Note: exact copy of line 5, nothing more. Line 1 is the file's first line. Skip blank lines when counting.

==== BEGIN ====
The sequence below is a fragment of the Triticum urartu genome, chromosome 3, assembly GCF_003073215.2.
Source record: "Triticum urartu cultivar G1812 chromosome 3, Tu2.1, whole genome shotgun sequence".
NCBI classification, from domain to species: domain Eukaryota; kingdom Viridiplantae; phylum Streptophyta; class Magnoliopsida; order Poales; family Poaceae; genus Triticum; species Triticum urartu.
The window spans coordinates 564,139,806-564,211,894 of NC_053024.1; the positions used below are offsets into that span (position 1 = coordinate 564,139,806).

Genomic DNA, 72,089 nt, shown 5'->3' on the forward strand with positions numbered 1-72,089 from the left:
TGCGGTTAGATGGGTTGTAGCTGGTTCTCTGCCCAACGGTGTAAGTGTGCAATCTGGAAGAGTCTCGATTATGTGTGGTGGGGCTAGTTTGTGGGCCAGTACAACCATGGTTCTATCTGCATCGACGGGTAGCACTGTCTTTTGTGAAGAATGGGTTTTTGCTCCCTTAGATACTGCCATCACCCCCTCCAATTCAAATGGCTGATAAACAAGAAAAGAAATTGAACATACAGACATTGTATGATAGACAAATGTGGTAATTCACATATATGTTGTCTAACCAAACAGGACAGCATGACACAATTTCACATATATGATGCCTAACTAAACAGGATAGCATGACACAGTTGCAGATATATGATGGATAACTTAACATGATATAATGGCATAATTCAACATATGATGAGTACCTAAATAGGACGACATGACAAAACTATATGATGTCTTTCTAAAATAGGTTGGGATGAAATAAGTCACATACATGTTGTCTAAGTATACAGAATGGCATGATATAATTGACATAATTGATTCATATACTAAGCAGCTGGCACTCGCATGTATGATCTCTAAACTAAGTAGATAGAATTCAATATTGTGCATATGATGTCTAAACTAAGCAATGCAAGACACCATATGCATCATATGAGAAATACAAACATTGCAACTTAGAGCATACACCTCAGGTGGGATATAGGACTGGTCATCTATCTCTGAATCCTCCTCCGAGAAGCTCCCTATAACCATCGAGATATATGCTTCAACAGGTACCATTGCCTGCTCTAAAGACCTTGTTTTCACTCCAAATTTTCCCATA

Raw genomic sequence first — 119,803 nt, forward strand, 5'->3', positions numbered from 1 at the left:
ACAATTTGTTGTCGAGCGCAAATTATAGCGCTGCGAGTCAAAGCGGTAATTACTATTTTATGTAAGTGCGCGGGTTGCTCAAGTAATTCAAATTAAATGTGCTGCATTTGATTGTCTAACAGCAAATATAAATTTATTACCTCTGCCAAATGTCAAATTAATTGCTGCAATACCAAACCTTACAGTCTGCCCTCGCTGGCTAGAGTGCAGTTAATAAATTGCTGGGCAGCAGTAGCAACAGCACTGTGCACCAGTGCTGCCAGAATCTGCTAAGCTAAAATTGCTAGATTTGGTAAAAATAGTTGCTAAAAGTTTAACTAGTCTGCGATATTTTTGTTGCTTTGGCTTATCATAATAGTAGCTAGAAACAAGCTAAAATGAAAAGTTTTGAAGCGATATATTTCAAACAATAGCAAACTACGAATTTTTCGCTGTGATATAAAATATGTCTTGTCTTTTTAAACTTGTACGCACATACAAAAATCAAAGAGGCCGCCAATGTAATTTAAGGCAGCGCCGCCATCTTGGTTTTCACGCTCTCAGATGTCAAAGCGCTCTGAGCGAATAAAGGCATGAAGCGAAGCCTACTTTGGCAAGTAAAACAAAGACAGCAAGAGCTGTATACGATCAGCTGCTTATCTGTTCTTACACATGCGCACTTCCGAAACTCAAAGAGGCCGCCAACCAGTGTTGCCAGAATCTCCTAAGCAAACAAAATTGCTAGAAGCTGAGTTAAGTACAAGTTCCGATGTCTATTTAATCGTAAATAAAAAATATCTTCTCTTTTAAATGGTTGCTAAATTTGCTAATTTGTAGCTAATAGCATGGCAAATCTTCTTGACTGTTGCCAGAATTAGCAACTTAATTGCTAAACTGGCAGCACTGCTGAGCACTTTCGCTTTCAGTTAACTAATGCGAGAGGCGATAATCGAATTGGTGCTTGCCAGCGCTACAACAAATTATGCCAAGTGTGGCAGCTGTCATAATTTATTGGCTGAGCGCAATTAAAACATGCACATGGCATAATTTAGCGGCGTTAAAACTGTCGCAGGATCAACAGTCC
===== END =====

Genomic DNA, 72,089 nt, shown 5'->3' on the forward strand with positions numbered 1-72,089 from the left: